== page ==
Tuesday, January 12, 2010

Are Christians as anti-intellectual as ever?

Today's younger Christians (under-40) are are more educated than ever in history. The vast majority are college educated (many through graduate school), and because of their tech savviness, are more exposed to different philosophies, worldviews, and political and religious thought than any generation past. In fact, most of these younger Christians have come to believe that they are more educated, objective, and intellectually superior to their parents' generation and their grandparents' generation. Particularly in America, many think that they are certainly superior to the generations before the Enlightenment.

Previous generations of Christians have been characterized as anti-intellectual, unwilling to enter the academic arena or read books challenging Christian suppositions. They eschewed serious discussion over competing worldviews and took a dim view of higher education in the liberal arts and sciences. They thought that real spiritual history began with the Pilgrims (slight sarcasm there).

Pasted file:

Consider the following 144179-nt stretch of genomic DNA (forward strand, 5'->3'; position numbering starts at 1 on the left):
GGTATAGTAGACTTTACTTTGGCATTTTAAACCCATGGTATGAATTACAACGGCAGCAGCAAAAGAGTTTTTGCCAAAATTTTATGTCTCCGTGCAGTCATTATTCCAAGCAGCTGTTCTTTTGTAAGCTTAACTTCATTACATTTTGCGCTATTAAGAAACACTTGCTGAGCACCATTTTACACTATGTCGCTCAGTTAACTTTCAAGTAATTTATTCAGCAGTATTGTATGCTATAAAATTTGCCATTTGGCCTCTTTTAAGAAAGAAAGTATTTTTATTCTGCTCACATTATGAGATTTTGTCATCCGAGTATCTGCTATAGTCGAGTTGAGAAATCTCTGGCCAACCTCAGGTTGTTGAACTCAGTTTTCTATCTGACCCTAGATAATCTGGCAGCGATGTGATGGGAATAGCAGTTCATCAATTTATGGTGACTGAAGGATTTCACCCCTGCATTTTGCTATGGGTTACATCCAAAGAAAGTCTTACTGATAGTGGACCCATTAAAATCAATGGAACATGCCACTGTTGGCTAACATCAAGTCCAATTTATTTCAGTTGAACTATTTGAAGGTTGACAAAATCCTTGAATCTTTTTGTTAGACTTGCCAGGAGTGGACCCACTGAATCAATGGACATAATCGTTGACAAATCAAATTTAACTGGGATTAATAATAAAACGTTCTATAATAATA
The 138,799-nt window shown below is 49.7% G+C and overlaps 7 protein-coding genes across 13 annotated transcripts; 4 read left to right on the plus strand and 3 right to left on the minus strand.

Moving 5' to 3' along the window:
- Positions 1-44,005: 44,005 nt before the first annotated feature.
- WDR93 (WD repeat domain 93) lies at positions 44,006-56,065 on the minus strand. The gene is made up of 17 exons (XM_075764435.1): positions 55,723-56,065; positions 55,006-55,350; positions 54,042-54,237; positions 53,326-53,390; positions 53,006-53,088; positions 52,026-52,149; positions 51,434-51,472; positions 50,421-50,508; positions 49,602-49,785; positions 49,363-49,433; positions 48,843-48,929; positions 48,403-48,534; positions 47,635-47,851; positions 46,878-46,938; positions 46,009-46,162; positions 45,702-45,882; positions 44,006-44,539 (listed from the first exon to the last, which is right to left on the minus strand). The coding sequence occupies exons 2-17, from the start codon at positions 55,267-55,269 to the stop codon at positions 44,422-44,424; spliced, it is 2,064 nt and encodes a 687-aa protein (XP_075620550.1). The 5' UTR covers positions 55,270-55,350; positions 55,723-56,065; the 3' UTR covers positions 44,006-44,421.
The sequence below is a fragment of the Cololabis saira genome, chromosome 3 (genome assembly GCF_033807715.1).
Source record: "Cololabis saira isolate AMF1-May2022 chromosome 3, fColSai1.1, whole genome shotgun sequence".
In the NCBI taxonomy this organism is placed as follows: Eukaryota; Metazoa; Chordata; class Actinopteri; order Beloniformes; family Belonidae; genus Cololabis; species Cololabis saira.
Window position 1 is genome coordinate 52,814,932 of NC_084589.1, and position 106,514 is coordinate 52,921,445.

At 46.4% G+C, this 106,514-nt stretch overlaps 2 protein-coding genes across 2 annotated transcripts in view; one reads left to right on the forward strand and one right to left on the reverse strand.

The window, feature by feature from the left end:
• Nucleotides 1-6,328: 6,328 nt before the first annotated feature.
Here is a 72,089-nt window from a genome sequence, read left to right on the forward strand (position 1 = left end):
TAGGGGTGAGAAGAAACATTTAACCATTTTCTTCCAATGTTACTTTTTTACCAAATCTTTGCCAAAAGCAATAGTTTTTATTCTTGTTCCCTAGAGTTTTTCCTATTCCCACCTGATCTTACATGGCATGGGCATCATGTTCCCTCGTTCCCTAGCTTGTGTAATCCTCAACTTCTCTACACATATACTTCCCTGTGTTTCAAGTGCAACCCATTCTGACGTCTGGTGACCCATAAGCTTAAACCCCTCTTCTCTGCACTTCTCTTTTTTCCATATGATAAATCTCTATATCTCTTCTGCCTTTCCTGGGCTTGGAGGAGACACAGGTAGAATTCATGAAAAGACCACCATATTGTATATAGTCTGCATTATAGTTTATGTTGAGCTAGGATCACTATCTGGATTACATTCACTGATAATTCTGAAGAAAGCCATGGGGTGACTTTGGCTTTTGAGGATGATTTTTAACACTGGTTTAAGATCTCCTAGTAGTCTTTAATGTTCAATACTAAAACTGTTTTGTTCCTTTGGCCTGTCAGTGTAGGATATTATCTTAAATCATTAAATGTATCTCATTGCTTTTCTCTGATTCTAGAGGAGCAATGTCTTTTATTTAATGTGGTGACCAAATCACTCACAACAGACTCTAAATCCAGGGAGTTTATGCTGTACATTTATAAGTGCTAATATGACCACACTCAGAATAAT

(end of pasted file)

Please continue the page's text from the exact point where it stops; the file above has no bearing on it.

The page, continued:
But younger Christians are better now. Why? Because we know so much more, that's why.

But is this true? Even with all these degree letters swirling around our names like some badge of honor, ask most young Christians how well they actually know their own convictions compared to previous generations. Ask how much Scripture they actually read on a regular basis. Ask how many books they have read.

Have they read books by G.K. Chesterton, C.S. Lewis, Alister McGrath, Jonathan Edwards, Charles Spurgeon? I could go on ad infinitum, but I'll stop there for brevity's sake.

Most have not. More than most have not. At the end of the day, while we believe that we have more intellectually distinguished knowledge of the world and of faith, I fear that we do not. Most of us can name the companies that have dropped their ads using Tiger Woods (and the ones that haven't). But most of us cannot name the 10 Commandments nor articulate an objective reason why the Christian faith should be believed among religions of the world.

If asked why not, most young people would say that they haven't the time nor the interest. That excuse doesn't sound much different today than it did in yesteryear. So has anything really changed?